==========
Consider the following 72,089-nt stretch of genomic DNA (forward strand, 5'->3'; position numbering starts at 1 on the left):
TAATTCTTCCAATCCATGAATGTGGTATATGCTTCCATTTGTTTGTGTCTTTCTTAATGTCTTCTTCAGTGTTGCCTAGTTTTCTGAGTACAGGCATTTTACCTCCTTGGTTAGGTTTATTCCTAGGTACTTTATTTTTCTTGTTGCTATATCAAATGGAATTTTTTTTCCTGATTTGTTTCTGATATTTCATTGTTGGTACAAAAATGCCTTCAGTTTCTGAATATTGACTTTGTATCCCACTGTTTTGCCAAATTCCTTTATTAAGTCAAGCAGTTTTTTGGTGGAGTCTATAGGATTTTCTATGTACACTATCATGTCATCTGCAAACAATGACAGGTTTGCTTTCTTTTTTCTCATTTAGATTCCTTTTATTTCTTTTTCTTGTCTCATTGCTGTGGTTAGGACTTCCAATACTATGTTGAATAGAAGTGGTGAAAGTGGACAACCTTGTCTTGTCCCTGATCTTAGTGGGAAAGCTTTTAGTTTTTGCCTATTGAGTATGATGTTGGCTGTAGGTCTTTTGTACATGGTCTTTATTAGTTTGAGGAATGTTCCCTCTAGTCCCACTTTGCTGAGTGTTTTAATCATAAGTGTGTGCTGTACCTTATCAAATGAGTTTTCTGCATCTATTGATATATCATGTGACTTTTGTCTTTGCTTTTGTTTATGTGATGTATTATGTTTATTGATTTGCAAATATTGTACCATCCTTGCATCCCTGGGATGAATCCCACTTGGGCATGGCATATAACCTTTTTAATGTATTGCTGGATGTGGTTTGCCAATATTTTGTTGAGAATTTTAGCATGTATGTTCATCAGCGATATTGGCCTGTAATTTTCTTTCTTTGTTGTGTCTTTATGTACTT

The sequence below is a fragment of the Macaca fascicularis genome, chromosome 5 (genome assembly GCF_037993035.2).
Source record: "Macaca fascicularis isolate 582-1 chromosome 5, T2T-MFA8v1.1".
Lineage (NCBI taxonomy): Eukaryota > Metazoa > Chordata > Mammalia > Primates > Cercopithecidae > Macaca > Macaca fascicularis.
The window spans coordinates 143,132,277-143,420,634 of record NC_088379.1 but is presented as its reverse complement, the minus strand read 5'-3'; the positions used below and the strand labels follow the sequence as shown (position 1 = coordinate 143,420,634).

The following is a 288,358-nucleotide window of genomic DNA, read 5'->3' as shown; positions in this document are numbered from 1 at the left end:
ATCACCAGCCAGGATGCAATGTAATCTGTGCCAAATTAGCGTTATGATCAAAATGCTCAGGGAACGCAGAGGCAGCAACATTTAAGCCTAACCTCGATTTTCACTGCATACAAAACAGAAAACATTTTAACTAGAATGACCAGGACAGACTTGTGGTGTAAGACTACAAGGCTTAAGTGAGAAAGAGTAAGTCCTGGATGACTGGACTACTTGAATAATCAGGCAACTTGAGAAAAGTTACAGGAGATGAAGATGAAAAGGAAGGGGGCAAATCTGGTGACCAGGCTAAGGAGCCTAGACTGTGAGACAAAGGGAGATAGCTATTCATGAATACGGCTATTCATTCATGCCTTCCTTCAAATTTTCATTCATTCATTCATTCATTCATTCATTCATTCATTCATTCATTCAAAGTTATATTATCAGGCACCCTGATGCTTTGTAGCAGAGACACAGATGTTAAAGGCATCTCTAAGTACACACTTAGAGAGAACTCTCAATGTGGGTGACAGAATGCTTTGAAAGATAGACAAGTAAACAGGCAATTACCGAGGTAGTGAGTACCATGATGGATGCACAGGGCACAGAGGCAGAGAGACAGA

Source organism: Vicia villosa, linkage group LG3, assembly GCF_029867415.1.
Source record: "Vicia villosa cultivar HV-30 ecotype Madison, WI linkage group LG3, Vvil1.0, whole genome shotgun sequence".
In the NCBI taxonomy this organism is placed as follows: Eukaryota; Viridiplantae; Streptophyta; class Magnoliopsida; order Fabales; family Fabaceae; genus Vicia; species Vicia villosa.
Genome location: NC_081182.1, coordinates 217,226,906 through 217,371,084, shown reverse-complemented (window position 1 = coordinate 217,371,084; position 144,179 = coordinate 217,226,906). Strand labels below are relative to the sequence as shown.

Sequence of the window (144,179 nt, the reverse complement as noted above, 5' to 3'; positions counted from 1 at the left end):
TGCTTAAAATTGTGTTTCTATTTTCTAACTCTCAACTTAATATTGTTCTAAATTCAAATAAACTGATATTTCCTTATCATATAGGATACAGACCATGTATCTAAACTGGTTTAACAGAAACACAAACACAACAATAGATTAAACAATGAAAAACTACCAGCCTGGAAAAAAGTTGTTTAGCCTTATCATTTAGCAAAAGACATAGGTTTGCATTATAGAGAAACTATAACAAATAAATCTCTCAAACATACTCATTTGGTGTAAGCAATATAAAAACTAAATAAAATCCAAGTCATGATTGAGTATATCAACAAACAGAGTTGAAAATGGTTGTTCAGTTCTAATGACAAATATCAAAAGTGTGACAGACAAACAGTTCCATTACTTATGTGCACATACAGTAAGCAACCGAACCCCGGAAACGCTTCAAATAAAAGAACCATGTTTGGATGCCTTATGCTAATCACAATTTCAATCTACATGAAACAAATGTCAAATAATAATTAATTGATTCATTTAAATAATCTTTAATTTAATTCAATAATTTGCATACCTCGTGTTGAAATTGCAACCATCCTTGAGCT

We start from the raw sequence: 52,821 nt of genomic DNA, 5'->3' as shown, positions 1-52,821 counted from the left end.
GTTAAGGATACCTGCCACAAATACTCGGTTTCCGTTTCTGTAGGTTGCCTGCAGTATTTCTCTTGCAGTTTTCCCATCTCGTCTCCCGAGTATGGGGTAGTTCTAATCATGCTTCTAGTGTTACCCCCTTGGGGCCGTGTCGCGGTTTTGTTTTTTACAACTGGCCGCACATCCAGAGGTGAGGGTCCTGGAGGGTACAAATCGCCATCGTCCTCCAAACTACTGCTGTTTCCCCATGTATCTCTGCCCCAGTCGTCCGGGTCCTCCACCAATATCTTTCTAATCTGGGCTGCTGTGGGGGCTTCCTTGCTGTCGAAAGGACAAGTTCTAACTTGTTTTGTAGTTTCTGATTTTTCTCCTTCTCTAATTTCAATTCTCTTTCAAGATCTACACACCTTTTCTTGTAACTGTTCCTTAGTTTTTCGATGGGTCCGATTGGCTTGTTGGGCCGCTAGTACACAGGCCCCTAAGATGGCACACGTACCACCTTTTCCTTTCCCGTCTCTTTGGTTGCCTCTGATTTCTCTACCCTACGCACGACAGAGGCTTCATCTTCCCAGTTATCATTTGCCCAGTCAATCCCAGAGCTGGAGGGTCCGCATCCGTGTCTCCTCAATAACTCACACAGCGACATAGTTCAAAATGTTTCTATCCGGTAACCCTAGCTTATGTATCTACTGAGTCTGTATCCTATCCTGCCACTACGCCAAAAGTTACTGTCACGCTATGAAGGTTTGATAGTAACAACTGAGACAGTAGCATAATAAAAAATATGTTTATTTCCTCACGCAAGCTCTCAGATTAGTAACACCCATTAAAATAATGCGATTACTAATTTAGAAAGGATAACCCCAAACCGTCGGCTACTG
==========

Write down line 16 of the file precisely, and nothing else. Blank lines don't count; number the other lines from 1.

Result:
GTTAAGGATACCTGCCACAAATACTCGGTTTCCGTTTCTGTAGGTTGCCTGCAGTATTTCTCTTGCAGTTTTCCCATCTCGTCTCCCGAGTATGGGGTAGTTCTAATCATGCTTCTAGTGTTACCCCCTTGGGGCCGTGTCGCGGTTTTGTTTTTTACAACTGGCCGCACATCCAGAGGTGAGGGTCCTGGAGGGTACAAATCGCCATCGTCCTCCAAACTACTGCTGTTTCCCCATGTATCTCTGCCCCAGTCGTCCGGGTCCTCCACCAATATCTTTCTAATCTGGGCTGCTGTGGGGGCTTCCTTGCTGTCGAAAGGACAAGTTCTAACTTGTTTTGTAGTTTCTGATTTTTCTCCTTCTCTAATTTCAATTCTCTTTCAAGATCTACACACCTTTTCTTGTAACTGTTCCTTAGTTTTTCGATGGGTCCGATTGGCTTGTTGGGCCGCTAGTACACAGGCCCCTAAGATGGCACACGTACCACCTTTTCCTTTCCCGTCTCTTTGGTTGCCTCTGATTTCTCTACCCTACGCACGACAGAGGCTTCATCTTCCCAGTTATCATTTGCCCAGTCAATCCCAGAGCTGGAGGGTCCGCATCCGTGTCTCCTCAATAACTCACACAGCGACATAGTTCAAAATGTTTCTATCCGGTAACCCTAGCTTATGTATCTACTGAGTCTGTATCCTATCCTGCCACTACGCCAAAAGTTACTGTCACGCTATGAAGGTTTGATAGTAACAACTGAGACAGTAGCATAATAAAAAATATGTTTATTTCCTCACGCAAGCTCTCAGATTAGTAACACCCATTAAAATAATGCGATTACTAATTTAGAAAGGATAACCCCAAACCGTCGGCTACTG